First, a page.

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City Commits to Equity and Inclusion

Picture of City Hall in the spring. Photo courtesy of the City of Montpelier website.
In the context of America in 2021, the numbers were not surprising; however, to the city council and city officials, they were unacceptable.

“It’s hard to hear but deeply important and a good springboard for action,” Mayor Anne Watson said, after the recent presentation of the City of Montpelier Equity Assessment that the council had commissioned. The project had the goals of capturing “the concerns and needs of underserved and underrepresented communities in Montpelier” and of identifying “effective strategies to engage with and include” those communities.

Back in 2018, the city council established the Social and Economic Justice Advisory Committee “to assist city council in addressing and reshaping systems, policies, and practices that perpetuate barriers to racial, social, and economic justice in our community.”

As part of that work, last year the council hired Creative Discourse, an equity consulting team that includes Kesha Ram Hinsdale and Tabitha Moore, to do the research and write the report. Hinsdale is a Chittenden County senator, and Moore is the former head of the Rutland Chapter of the NAACP.

The report was based on several types of input, including focus groups in which more than 80 people participated, one-on-one interviews, and a survey completed by almost 350 people. By a variety of measures, it showed that white, well-educated, heterosexuals reported more positive experiences of living and working in the city than did other groups.

For example, in response to the statement, “I feel a deep sense of belonging in Montpelier,” only 39 percent of Black, indigenous, and people of color respondents (abbreviated as BIPOC here, as in the report) agreed, whereas 68 percent of white respondents did. Forty-five percent of LGBTQ+ respondents agreed, and 69 percent of heterosexuals did. Of those with no college education, 46 percent agreed; for those with a college degree or above, 64 percent agreed.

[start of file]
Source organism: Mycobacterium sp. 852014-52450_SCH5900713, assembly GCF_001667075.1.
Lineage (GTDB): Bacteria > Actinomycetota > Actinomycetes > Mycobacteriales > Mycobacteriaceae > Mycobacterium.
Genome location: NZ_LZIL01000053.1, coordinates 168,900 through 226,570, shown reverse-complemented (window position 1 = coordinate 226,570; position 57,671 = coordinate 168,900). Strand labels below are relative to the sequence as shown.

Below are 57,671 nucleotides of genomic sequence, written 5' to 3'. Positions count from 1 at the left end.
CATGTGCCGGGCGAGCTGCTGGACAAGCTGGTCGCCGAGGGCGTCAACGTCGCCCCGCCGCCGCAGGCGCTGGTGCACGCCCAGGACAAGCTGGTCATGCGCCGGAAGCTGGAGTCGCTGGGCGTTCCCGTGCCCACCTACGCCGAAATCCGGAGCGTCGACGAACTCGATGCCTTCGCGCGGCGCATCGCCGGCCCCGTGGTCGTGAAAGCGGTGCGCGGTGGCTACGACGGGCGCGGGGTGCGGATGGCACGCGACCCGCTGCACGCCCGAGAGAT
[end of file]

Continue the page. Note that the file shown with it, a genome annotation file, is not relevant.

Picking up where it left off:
One section of the survey asked respondents to what degree they felt “engaged and valued” by various city entities. In relation to the city council, only 3 percent of BIPOC respondents said they always felt engaged and valued by the council, whereas 23 percent of white respondents said they did. At the other extreme, 27 percent of BIPOC respondents said they never felt engaged and valued by the council, while only 13 percent of white respondents did.  

The gaps were wide for the city clerk’s office, too. While only 16 percent of BIPOC respondents said they always felt engaged and valued, 39 percent of whites said they did. A full 24 percent of BIPOC respondents said they never felt engaged and valued by the city clerk’s office; strikingly lower, only 4 percent of whites said that.

City Clerk John Odum expressed strong concerns about what the numbers suggested, and he vowed to learn why and to do whatever he can to close the gap. City Manager William Fraser said he was surprised by those numbers and suggested that maybe, in the eyes of the public, frustration with anything at city hall falls onto the highly visible city clerk’s office.

The numbers for the Montpelier Police Department followed a similar pattern. Only 8 percent of BIPOC respondents said they always felt engaged and valued by the Montpelier police, while 23 percent of whites did. Twenty-seven percent of BIPOC respondents said they never felt engaged and valued by the police; 13 percent of whites said that.

During her in-person presentation to the council on Aug. 18, Hinsdale noted that this project honored and tried not to eclipse the work being done by the Police Review Committee. The Police Review Committee released its draft 78-page report for public comment on Sept. 3, 2021; that committee is scheduled to report to the council on Oct. 13. The equity report does include some significant items related to police, though.

“A lot of the feedback is very contradictory and polarized what people wanted to see from the police department,” Hins-dale said. “At the same time, what we heard underlying all of it was a desire to have trust and relationships that cut across a lot of the polarization.”